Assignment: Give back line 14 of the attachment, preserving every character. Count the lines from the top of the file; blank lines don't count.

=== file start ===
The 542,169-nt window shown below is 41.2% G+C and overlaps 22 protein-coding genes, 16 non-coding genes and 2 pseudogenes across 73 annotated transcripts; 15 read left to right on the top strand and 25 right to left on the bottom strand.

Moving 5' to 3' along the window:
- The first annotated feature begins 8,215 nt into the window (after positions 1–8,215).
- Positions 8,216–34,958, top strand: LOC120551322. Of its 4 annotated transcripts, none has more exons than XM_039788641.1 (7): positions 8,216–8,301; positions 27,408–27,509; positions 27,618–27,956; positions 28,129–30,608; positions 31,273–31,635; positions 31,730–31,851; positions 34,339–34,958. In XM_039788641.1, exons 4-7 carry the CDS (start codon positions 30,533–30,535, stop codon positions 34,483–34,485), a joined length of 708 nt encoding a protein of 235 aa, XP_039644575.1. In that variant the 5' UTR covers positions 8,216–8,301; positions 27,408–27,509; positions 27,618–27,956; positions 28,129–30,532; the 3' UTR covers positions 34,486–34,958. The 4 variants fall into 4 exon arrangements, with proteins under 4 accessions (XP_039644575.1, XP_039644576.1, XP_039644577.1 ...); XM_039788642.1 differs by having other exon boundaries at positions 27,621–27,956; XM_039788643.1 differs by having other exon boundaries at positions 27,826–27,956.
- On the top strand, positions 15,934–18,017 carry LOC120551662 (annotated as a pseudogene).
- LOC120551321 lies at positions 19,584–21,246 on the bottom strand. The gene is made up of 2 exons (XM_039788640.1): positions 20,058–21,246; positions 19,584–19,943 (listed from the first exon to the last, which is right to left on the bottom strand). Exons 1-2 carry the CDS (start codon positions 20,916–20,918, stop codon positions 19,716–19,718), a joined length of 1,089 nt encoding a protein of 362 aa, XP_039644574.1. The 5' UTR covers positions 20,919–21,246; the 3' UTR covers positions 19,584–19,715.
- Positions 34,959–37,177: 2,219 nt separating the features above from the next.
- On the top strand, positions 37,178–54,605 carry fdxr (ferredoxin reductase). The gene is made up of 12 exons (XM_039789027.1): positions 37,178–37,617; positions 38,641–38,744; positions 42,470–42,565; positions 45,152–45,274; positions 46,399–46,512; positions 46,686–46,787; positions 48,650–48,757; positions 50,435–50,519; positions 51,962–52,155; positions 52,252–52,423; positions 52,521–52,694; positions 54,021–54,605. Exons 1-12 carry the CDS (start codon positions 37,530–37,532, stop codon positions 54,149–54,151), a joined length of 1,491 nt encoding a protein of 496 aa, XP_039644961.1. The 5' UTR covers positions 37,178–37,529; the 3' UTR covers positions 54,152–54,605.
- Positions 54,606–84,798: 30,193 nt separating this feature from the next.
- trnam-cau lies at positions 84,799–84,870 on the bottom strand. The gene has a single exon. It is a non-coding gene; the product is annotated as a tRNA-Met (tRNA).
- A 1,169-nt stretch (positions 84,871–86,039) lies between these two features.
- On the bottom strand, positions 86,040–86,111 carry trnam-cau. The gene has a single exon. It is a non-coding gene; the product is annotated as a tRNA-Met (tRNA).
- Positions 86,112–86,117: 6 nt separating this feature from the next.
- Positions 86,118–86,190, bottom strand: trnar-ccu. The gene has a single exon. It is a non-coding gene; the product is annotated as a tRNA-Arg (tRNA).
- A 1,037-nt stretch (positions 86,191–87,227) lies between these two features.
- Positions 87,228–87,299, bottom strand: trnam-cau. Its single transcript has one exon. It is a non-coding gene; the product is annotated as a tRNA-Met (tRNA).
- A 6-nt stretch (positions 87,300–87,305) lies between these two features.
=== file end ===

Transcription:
- Positions 86,118–86,190, bottom strand: trnar-ccu. The gene has a single exon. It is a non-coding gene; the product is annotated as a tRNA-Arg (tRNA).